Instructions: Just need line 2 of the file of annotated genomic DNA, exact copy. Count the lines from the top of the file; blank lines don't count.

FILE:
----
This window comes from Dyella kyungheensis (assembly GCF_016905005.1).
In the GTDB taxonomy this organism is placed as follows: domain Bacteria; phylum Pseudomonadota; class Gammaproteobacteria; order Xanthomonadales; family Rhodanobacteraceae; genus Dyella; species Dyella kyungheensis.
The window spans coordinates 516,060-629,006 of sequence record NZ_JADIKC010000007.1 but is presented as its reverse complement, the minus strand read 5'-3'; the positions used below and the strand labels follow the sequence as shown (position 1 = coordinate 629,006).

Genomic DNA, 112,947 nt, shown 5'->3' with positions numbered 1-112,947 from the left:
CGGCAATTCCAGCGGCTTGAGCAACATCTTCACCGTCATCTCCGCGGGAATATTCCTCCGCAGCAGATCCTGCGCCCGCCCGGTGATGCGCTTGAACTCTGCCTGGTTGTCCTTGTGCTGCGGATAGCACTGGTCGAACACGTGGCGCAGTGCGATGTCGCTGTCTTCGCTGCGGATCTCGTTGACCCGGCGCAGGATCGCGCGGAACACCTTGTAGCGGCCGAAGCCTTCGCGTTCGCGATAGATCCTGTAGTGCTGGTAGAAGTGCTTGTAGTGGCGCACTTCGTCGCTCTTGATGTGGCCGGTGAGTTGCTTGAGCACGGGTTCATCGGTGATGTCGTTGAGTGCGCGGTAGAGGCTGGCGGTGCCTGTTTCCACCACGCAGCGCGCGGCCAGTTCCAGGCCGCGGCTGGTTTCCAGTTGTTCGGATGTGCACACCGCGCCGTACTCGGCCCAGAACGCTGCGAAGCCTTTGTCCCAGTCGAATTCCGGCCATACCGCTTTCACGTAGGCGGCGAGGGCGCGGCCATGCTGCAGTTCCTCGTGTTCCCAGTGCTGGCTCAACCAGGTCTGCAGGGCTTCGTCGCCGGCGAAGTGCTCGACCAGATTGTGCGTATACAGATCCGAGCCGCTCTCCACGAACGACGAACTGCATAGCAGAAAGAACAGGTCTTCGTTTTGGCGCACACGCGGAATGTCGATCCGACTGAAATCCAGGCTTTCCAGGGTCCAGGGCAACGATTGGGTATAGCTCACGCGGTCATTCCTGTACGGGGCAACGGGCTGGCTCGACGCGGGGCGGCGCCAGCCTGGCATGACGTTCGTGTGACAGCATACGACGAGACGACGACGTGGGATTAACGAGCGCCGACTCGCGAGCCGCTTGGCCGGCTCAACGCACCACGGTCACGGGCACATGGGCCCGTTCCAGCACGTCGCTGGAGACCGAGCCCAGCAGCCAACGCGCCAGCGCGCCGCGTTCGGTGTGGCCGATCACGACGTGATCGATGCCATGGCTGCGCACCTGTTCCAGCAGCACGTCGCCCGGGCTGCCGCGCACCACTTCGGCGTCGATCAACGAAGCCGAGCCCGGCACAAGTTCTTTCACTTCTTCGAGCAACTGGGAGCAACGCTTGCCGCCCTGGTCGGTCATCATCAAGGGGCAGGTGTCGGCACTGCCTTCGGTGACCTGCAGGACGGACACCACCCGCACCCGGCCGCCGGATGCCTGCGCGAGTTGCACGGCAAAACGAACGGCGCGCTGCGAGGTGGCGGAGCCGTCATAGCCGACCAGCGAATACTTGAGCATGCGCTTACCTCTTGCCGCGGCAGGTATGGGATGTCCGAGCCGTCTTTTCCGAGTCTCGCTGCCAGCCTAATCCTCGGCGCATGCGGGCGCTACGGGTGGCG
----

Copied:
In the GTDB taxonomy this organism is placed as follows: domain Bacteria; phylum Pseudomonadota; class Gammaproteobacteria; order Xanthomonadales; family Rhodanobacteraceae; genus Dyella; species Dyella kyungheensis.